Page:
Jammeh accuses Buhari, other West African leaders of declaring war
For asking him to step down for a democratically elected president, the Gambian leader, Yahya Jammeh, has accused West African regional body, ECOWAS, of declaring war against his country.
Mr. Jammeh, who accused ECOWAS of putting forces on alert in case he refused to step down, has vowed to stay in power despite losing a December 1 election to rival Adama Barrow.
He also promised to defend Gambia against any outside aggression, in a New Year speech broadcast on state TV.
The veteran leader initially conceded defeat in the vote, then changed his mind days later – raising fears that regional powers might have to intervene to oust him. His mandate runs out on January 19.
PREMIUM TIMES reported how President Muhammadu Buhari led other West African leaders to meet with Messrs. Jammeh and Barrow. Apart from Mr. Buhari, the ECOWAS delegation also had Presidents Ernest Koroma, Ellen Johnson-Sirleaf and John Mahama of Sierra Leone, Liberia and Ghana respectively.
The leaders appealed to Mr. Jammeh to leave office and also reportedly sought a ‘honourable exit’ for him that would ensure he is not tried for various human rights crimes he is alleged to have committed while in office.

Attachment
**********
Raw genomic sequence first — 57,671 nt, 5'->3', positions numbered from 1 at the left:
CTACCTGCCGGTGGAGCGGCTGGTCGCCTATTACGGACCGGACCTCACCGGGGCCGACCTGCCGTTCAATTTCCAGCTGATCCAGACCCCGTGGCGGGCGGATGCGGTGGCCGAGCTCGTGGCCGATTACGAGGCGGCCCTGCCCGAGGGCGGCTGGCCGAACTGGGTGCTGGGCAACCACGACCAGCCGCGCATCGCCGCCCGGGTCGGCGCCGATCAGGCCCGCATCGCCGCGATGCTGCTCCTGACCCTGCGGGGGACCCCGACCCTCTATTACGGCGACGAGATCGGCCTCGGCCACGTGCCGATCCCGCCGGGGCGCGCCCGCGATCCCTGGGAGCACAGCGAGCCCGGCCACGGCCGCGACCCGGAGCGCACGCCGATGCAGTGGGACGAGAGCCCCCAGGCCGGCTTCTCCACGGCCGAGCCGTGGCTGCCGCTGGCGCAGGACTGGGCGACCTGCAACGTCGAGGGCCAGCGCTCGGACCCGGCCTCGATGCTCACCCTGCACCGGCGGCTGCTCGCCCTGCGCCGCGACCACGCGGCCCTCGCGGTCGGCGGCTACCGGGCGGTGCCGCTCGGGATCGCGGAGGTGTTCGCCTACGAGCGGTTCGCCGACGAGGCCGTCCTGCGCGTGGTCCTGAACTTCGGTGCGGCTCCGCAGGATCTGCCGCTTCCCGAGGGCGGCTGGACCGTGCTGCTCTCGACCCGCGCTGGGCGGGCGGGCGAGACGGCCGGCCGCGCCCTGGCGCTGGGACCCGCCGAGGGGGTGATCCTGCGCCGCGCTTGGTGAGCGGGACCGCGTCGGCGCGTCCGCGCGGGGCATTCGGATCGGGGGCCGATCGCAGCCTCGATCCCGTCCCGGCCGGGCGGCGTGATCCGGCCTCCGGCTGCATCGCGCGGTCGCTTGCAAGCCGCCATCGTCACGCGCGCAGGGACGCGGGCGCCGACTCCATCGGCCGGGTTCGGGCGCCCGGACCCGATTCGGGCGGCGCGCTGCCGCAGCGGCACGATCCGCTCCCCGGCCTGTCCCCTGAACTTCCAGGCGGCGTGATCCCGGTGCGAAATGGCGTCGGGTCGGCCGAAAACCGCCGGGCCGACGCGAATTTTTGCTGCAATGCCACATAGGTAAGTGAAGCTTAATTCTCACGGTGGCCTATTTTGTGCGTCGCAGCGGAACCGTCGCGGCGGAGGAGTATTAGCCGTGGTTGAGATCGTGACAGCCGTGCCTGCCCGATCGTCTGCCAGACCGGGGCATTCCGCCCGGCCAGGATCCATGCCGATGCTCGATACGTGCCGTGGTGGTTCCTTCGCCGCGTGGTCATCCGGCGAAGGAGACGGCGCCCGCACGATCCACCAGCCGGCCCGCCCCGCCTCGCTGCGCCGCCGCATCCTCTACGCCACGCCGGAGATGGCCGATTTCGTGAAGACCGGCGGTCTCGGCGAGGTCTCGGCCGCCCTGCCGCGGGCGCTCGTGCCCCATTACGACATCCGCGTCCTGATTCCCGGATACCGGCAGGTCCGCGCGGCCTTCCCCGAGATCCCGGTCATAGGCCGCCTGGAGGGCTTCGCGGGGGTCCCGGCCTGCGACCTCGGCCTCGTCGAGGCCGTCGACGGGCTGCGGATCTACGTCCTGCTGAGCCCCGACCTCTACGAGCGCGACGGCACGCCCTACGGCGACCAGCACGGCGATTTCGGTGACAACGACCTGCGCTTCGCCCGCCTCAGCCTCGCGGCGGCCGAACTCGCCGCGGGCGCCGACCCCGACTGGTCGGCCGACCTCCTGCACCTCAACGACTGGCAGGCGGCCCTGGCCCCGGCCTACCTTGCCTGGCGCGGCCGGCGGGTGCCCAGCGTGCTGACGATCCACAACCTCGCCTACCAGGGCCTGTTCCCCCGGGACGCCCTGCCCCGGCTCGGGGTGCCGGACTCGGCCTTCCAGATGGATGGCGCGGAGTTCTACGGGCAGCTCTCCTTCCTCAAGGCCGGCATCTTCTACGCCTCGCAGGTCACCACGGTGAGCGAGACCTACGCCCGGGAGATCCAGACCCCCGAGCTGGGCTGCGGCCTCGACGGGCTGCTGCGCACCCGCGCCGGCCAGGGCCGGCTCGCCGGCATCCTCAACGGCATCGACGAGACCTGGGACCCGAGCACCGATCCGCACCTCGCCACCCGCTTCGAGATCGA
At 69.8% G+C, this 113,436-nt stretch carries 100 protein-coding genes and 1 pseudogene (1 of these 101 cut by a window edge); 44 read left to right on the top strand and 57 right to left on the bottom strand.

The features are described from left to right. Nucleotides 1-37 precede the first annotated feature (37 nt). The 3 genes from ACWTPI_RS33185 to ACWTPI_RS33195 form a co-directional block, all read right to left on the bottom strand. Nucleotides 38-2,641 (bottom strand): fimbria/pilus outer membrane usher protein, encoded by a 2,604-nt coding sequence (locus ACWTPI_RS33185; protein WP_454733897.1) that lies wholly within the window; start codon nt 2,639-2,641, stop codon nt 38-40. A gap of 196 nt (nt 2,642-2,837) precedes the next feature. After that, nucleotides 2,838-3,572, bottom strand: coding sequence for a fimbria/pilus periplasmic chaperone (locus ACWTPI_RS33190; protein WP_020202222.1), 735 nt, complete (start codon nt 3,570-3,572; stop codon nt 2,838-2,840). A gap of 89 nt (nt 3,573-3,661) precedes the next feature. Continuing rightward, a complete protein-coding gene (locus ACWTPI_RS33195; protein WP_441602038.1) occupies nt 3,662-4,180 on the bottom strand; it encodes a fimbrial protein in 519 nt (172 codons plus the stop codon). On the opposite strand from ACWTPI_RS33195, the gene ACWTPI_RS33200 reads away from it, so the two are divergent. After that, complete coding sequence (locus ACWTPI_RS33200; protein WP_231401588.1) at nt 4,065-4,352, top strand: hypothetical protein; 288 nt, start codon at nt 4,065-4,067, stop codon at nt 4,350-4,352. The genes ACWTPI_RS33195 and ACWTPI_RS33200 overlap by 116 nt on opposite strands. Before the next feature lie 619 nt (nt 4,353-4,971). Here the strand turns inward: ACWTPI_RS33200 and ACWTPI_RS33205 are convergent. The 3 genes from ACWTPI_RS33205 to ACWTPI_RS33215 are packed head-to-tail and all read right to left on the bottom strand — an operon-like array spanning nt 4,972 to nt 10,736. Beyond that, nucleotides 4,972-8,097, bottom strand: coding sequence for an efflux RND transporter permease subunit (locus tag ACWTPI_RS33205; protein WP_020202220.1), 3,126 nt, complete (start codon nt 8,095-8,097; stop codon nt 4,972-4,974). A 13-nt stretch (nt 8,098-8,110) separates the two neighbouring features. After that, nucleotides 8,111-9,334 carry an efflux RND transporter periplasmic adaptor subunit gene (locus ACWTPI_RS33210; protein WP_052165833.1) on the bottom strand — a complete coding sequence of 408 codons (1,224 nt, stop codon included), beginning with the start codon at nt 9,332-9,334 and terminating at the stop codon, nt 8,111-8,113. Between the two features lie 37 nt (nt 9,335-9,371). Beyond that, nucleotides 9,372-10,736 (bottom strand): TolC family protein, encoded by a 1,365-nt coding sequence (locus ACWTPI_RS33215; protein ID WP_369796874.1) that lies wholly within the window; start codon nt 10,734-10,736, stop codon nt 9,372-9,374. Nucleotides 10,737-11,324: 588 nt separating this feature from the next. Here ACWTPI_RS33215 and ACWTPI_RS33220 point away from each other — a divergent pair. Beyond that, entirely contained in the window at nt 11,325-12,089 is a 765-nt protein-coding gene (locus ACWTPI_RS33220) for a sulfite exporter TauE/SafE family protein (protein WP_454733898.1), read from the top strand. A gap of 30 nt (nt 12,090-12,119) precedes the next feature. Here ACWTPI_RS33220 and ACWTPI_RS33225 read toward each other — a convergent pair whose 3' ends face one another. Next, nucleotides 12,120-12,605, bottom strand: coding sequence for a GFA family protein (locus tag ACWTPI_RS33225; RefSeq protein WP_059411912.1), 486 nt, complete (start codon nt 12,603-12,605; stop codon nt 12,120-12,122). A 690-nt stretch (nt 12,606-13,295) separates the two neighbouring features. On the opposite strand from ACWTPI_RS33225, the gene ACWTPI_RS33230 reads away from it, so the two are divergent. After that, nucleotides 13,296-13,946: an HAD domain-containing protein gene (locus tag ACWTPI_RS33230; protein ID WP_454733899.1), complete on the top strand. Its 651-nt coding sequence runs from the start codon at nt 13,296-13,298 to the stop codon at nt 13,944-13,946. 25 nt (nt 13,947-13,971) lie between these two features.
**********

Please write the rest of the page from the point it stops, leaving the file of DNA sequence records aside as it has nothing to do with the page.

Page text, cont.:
Despite the visit, Mr. Jammeh remained defiant.
Marcel de Souza, the ECOWAS Commission president, said last week that the body had put standby forces on alert.
In his speech on New Year Day, Mr. Jammeh decried “the resolution of ECOWAS on the current situation to implement the results of December 1, 2016 presidential election by whatever means possible.”
He apparently acknowledged again that the poll did not go in his favour.
“It is in effect a declaration of war and an insult to our constitution.
“Let me make it very clear that we are ready to defend this country against any aggression.
“My government will never opt for such confrontation but defending our sovereignty is a sacred duty for all patriotic Gambians,” he said.
Mr. Barrow’s surprise victory and Jammeh’s initial decision to concede after 22 years in power was initially seen as a moment of hope on a continent where autocratic leaders are becoming more entrenched.
Mr. Buhari has stepped in as an ECOWAS mediator to offer Mr. Jammeh an “honourable exit”, but the latter said the bloc could no longer fulfil that role.
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